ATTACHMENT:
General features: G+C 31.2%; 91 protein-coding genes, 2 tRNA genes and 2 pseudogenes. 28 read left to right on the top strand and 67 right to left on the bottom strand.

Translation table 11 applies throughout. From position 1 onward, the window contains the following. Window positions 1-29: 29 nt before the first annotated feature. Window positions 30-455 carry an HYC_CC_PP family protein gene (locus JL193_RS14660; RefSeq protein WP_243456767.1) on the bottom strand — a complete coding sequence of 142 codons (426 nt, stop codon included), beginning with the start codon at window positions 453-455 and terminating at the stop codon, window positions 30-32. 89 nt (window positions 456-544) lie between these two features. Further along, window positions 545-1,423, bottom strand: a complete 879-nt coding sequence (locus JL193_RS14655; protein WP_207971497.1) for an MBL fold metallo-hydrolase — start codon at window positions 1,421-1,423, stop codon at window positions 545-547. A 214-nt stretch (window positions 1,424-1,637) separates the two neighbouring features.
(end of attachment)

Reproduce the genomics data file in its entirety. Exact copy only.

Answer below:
General features: G+C 31.2%; 91 protein-coding genes, 2 tRNA genes and 2 pseudogenes. 28 read left to right on the top strand and 67 right to left on the bottom strand.

Translation table 11 applies throughout. From position 1 onward, the window contains the following. Window positions 1-29: 29 nt before the first annotated feature. Window positions 30-455 carry an HYC_CC_PP family protein gene (locus JL193_RS14660; RefSeq protein WP_243456767.1) on the bottom strand — a complete coding sequence of 142 codons (426 nt, stop codon included), beginning with the start codon at window positions 453-455 and terminating at the stop codon, window positions 30-32. 89 nt (window positions 456-544) lie between these two features. Further along, window positions 545-1,423, bottom strand: a complete 879-nt coding sequence (locus JL193_RS14655; protein WP_207971497.1) for an MBL fold metallo-hydrolase — start codon at window positions 1,421-1,423, stop codon at window positions 545-547. A 214-nt stretch (window positions 1,424-1,637) separates the two neighbouring features.